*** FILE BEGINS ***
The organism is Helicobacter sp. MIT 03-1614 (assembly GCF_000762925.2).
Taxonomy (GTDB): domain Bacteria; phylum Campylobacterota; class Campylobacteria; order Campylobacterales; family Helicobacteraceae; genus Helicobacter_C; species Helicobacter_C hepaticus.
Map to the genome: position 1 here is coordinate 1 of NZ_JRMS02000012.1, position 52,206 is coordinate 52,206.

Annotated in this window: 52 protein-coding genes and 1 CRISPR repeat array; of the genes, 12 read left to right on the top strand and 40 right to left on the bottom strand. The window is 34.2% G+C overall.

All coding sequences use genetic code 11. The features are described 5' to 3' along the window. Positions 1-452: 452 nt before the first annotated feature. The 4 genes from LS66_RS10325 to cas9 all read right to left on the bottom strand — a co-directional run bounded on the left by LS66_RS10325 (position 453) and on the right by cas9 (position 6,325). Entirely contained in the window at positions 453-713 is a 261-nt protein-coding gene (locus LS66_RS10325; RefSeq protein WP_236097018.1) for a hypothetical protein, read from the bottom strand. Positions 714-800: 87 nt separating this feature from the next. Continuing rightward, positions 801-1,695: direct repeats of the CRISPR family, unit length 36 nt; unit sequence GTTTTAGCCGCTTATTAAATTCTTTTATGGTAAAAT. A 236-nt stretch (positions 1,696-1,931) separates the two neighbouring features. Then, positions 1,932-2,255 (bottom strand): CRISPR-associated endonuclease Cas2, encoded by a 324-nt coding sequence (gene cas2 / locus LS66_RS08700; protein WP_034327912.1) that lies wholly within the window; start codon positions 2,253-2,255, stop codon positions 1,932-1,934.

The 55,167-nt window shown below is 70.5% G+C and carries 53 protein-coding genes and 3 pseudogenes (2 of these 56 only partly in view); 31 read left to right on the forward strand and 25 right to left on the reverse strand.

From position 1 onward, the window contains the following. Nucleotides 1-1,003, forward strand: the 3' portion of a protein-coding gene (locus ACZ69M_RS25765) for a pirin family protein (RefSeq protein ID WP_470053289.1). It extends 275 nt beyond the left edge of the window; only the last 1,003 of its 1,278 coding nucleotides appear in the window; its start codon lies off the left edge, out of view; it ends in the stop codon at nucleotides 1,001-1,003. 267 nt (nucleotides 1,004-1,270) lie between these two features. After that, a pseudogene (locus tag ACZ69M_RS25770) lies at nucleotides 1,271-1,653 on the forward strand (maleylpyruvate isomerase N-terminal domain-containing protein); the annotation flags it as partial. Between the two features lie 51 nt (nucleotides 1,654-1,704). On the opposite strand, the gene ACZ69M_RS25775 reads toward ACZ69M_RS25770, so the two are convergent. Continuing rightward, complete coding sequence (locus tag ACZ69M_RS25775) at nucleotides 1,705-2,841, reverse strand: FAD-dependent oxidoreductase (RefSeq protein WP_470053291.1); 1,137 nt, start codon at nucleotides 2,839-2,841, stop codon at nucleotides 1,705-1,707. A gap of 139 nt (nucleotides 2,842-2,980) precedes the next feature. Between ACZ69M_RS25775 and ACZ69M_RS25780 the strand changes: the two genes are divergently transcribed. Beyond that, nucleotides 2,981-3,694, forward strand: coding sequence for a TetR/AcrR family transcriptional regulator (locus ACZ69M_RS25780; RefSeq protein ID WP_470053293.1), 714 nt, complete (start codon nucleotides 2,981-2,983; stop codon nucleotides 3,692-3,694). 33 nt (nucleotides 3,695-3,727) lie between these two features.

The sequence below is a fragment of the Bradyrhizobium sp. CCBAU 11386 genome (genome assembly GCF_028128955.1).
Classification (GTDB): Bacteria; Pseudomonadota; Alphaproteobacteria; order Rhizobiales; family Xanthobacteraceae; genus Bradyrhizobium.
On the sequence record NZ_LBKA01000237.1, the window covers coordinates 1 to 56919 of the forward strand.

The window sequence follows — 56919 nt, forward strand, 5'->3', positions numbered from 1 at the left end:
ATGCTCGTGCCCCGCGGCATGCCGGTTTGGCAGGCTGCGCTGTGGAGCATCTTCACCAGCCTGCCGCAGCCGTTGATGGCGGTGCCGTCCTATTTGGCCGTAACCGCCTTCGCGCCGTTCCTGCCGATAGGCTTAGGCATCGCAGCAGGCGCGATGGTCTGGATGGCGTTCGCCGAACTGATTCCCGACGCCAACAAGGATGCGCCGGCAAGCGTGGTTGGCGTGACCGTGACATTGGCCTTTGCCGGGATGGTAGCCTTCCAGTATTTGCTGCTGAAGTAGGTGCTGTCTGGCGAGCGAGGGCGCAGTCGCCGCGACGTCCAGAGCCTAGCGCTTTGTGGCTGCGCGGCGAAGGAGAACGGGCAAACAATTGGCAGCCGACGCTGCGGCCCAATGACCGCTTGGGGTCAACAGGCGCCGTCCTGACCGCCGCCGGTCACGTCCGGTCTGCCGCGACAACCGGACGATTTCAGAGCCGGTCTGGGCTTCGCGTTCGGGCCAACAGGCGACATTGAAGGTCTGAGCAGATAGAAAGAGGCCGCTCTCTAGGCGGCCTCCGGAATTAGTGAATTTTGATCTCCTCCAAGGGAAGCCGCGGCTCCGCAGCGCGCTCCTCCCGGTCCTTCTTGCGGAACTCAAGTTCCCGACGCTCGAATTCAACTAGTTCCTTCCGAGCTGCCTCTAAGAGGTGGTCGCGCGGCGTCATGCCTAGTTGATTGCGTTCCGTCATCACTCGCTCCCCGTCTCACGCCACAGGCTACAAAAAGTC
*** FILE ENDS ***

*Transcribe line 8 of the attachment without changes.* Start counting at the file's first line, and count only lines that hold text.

The sequence below is a fragment of the Bradyrhizobium sp. CCBAU 11386 genome (genome assembly GCF_028128955.1).